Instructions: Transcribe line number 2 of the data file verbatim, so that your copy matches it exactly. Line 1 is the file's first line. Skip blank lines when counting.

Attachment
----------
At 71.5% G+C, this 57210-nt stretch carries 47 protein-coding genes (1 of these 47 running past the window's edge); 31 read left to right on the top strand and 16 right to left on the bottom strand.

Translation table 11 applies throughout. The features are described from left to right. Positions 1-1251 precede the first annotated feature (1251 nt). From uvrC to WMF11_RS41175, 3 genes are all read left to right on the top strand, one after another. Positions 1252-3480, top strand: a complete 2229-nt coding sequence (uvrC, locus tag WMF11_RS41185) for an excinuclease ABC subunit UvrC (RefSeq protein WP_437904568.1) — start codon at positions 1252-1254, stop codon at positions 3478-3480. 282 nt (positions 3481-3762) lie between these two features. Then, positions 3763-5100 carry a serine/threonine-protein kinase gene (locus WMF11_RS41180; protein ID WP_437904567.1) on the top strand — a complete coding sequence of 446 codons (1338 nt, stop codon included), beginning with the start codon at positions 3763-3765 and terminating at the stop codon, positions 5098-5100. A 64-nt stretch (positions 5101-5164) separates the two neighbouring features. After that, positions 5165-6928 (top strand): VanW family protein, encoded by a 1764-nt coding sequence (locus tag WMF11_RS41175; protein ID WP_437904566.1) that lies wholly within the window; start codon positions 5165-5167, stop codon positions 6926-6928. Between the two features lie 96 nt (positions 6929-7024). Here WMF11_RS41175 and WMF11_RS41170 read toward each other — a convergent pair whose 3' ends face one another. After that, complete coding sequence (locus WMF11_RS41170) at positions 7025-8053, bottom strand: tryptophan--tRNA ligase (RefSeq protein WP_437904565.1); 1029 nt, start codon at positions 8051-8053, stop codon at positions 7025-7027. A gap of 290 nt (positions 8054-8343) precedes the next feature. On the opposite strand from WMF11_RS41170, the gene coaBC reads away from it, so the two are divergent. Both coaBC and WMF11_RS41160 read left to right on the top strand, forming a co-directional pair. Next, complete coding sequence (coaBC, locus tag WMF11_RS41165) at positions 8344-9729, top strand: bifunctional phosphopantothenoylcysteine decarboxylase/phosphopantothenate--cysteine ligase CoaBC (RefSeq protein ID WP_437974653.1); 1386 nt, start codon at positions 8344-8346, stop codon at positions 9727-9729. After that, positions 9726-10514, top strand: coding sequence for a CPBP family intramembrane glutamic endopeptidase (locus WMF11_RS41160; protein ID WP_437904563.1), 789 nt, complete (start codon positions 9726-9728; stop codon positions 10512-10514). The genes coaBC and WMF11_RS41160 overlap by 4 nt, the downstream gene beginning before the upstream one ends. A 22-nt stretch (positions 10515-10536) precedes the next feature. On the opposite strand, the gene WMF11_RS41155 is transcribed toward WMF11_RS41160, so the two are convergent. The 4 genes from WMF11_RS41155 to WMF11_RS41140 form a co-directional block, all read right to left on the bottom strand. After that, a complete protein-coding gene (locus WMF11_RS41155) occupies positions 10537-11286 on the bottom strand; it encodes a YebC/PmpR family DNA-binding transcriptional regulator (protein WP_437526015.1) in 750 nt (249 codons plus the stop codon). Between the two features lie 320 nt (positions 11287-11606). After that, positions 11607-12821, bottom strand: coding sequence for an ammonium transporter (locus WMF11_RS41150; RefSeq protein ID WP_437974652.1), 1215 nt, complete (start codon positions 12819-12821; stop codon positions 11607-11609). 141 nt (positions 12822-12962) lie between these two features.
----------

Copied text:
Translation table 11 applies throughout. The features are described from left to right. Positions 1-1251 precede the first annotated feature (1251 nt). From uvrC to WMF11_RS41175, 3 genes are all read left to right on the top strand, one after another. Positions 1252-3480, top strand: a complete 2229-nt coding sequence (uvrC, locus tag WMF11_RS41185) for an excinuclease ABC subunit UvrC (RefSeq protein WP_437904568.1) — start codon at positions 1252-1254, stop codon at positions 3478-3480. 282 nt (positions 3481-3762) lie between these two features. Then, positions 3763-5100 carry a serine/threonine-protein kinase gene (locus WMF11_RS41180; protein ID WP_437904567.1) on the top strand — a complete coding sequence of 446 codons (1338 nt, stop codon included), beginning with the start codon at positions 3763-3765 and terminating at the stop codon, positions 5098-5100. A 64-nt stretch (positions 5101-5164) separates the two neighbouring features. After that, positions 5165-6928 (top strand): VanW family protein, encoded by a 1764-nt coding sequence (locus tag WMF11_RS41175; protein ID WP_437904566.1) that lies wholly within the window; start codon positions 5165-5167, stop codon positions 6926-6928. Between the two features lie 96 nt (positions 6929-7024). Here WMF11_RS41175 and WMF11_RS41170 read toward each other — a convergent pair whose 3' ends face one another. After that, complete coding sequence (locus WMF11_RS41170) at positions 7025-8053, bottom strand: tryptophan--tRNA ligase (RefSeq protein WP_437904565.1); 1029 nt, start codon at positions 8051-8053, stop codon at positions 7025-7027. A gap of 290 nt (positions 8054-8343) precedes the next feature. On the opposite strand from WMF11_RS41170, the gene coaBC reads away from it, so the two are divergent. Both coaBC and WMF11_RS41160 read left to right on the top strand, forming a co-directional pair. Next, complete coding sequence (coaBC, locus tag WMF11_RS41165) at positions 8344-9729, top strand: bifunctional phosphopantothenoylcysteine decarboxylase/phosphopantothenate--cysteine ligase CoaBC (RefSeq protein ID WP_437974653.1); 1386 nt, start codon at positions 8344-8346, stop codon at positions 9727-9729. After that, positions 9726-10514, top strand: coding sequence for a CPBP family intramembrane glutamic endopeptidase (locus WMF11_RS41160; protein ID WP_437904563.1), 789 nt, complete (start codon positions 9726-9728; stop codon positions 10512-10514). The genes coaBC and WMF11_RS41160 overlap by 4 nt, the downstream gene beginning before the upstream one ends. A 22-nt stretch (positions 10515-10536) precedes the next feature. On the opposite strand, the gene WMF11_RS41155 is transcribed toward WMF11_RS41160, so the two are convergent. The 4 genes from WMF11_RS41155 to WMF11_RS41140 form a co-directional block, all read right to left on the bottom strand. After that, a complete protein-coding gene (locus WMF11_RS41155) occupies positions 10537-11286 on the bottom strand; it encodes a YebC/PmpR family DNA-binding transcriptional regulator (protein WP_437526015.1) in 750 nt (249 codons plus the stop codon). Between the two features lie 320 nt (positions 11287-11606). After that, positions 11607-12821, bottom strand: coding sequence for an ammonium transporter (locus WMF11_RS41150; RefSeq protein ID WP_437974652.1), 1215 nt, complete (start codon positions 12819-12821; stop codon positions 11607-11609). 141 nt (positions 12822-12962) lie between these two features.